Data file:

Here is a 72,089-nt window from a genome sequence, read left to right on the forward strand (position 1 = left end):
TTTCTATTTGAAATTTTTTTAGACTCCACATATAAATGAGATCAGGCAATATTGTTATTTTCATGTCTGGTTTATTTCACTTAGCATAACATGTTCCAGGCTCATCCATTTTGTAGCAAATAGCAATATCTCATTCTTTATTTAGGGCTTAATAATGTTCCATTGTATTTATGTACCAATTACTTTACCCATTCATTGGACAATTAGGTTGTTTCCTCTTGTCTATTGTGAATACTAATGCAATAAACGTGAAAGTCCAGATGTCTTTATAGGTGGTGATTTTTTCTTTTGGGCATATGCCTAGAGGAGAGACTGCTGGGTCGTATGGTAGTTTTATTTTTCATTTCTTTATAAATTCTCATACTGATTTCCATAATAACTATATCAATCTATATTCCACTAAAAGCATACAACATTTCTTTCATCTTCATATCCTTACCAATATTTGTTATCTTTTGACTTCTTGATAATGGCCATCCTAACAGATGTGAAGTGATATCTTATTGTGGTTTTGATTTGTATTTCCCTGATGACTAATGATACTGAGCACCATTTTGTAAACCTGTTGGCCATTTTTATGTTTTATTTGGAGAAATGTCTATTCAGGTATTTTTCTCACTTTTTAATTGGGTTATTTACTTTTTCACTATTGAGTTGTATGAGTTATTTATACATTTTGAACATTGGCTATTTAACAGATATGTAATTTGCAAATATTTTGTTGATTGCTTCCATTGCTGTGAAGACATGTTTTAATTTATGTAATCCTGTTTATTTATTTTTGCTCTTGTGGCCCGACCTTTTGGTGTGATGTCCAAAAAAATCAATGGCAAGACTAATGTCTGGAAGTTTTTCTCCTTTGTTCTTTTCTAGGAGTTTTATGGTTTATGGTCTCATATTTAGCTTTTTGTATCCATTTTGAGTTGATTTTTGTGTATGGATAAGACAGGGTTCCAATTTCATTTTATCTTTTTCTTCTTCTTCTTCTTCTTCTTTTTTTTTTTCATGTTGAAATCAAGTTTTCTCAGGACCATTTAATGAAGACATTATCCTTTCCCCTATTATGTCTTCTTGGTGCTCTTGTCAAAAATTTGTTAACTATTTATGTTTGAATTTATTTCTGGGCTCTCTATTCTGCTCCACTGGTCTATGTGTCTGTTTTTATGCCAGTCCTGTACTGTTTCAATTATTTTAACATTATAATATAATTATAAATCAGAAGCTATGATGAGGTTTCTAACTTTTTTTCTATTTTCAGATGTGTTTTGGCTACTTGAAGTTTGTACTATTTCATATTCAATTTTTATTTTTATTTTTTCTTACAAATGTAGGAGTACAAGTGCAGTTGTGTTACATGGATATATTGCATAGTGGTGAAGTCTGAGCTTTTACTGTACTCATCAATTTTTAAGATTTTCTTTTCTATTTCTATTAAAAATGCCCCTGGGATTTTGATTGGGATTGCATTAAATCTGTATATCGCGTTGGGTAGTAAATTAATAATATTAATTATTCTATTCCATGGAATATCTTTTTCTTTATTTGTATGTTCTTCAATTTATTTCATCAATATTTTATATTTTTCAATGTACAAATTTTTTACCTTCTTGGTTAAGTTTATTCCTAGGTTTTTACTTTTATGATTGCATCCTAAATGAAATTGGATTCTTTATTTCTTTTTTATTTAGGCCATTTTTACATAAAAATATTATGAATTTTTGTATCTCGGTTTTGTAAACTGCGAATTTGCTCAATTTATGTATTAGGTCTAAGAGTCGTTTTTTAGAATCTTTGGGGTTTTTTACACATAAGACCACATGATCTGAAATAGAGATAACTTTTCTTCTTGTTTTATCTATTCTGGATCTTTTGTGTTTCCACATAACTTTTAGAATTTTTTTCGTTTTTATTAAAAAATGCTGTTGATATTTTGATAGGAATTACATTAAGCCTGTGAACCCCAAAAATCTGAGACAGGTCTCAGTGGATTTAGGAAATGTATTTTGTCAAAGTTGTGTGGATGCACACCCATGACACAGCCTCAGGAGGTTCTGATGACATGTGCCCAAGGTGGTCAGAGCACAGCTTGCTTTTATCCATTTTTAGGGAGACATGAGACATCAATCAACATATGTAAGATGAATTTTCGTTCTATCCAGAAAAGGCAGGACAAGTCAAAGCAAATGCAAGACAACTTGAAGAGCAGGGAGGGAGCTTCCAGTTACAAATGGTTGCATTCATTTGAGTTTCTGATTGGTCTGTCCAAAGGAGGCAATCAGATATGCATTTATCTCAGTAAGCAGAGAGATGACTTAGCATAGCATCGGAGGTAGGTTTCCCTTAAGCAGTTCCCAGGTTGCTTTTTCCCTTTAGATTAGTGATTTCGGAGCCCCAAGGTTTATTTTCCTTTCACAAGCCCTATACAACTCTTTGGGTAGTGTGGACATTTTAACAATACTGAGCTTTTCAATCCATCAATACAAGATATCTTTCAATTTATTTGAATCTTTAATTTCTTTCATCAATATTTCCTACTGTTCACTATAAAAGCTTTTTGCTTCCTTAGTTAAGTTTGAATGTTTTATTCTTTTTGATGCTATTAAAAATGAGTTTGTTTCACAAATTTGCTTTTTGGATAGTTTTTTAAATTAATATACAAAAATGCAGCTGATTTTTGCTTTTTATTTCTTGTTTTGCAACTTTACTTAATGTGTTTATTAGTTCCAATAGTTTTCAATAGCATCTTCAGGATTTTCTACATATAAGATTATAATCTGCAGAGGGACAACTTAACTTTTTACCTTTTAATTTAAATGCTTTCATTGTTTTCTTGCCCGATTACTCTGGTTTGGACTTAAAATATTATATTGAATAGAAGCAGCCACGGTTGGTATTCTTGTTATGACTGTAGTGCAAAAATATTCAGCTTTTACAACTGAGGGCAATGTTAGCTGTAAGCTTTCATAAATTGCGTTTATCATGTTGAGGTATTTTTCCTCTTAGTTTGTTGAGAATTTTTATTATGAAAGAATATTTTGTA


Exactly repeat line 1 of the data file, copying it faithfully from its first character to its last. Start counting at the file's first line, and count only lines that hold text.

Here is a 72,089-nt window from a genome sequence, read left to right on the forward strand (position 1 = left end):